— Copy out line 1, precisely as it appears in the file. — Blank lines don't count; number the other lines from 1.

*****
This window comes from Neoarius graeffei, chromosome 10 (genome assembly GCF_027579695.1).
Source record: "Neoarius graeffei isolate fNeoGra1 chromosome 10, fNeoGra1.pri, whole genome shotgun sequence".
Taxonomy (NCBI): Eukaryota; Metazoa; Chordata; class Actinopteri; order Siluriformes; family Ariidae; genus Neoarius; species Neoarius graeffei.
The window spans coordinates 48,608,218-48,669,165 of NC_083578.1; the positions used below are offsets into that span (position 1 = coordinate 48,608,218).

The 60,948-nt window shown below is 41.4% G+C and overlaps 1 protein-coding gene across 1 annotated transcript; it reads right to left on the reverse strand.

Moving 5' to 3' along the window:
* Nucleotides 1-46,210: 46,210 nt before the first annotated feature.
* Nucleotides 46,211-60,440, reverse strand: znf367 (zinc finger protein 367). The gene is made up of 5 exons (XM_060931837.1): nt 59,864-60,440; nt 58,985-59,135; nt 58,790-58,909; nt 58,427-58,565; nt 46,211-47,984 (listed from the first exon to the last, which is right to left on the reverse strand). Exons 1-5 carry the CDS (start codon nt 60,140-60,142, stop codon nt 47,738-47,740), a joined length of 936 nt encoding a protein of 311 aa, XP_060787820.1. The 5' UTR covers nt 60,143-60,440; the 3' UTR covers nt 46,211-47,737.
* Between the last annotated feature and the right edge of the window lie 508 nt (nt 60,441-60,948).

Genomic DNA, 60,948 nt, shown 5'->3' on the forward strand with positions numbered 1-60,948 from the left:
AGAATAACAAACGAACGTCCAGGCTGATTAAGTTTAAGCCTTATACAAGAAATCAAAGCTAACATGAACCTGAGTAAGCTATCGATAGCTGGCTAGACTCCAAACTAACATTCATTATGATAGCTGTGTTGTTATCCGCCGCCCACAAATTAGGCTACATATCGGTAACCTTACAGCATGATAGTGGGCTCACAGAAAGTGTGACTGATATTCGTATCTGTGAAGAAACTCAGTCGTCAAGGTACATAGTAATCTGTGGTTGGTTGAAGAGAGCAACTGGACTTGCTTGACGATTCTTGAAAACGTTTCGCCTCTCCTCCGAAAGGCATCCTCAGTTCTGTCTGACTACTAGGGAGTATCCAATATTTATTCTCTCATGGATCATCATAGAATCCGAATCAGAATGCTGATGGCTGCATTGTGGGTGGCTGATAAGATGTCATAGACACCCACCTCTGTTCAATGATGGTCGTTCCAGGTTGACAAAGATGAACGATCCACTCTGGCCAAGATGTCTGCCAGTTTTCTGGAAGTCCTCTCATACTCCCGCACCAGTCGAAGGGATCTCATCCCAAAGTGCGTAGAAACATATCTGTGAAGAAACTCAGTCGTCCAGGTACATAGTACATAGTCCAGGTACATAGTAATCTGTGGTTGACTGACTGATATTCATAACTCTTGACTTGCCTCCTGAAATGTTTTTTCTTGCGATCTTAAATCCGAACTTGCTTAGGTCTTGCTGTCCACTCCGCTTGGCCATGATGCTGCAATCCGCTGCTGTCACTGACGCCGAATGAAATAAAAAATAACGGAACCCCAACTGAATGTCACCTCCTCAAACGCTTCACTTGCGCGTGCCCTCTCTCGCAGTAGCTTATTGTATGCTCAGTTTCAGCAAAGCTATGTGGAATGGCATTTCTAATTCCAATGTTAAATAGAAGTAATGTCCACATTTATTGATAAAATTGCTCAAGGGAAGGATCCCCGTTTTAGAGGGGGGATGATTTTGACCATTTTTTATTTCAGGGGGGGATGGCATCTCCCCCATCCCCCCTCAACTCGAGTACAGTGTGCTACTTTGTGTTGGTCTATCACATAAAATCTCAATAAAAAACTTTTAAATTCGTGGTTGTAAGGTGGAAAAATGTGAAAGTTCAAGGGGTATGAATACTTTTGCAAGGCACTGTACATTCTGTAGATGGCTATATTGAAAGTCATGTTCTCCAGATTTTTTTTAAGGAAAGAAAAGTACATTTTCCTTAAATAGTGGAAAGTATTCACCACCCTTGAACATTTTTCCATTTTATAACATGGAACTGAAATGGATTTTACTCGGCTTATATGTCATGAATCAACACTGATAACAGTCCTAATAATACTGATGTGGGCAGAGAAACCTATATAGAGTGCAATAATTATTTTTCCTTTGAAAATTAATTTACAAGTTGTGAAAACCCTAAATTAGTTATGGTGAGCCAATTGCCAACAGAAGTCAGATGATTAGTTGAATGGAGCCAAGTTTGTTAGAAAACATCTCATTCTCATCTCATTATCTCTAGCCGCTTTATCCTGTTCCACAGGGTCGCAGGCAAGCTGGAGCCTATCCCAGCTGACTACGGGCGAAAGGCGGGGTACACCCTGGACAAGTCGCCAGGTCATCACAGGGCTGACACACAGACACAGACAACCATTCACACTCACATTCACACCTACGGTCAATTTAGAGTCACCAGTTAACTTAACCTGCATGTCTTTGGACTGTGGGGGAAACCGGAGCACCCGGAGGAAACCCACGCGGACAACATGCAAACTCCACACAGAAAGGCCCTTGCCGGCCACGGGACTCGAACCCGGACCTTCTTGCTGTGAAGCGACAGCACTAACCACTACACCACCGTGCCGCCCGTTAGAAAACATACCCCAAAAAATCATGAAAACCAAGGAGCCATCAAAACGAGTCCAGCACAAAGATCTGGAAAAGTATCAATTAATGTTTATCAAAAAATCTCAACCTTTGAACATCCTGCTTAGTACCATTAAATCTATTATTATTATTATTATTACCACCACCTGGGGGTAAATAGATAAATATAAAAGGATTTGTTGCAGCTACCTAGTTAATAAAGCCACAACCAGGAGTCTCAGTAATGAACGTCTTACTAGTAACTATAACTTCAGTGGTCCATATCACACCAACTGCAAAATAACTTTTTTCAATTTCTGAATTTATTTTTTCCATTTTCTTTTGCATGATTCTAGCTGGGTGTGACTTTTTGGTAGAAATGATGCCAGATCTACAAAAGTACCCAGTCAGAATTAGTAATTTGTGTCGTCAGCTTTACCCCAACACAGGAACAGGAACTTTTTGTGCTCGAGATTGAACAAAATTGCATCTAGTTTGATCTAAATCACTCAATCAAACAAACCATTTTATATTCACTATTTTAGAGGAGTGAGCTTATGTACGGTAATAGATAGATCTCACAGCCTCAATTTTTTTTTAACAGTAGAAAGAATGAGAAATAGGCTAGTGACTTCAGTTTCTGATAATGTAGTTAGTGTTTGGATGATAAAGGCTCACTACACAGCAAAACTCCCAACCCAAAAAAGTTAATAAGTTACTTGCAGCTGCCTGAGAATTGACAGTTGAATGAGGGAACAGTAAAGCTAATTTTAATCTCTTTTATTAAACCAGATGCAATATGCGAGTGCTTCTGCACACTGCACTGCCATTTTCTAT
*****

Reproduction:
This window comes from Neoarius graeffei, chromosome 10 (genome assembly GCF_027579695.1).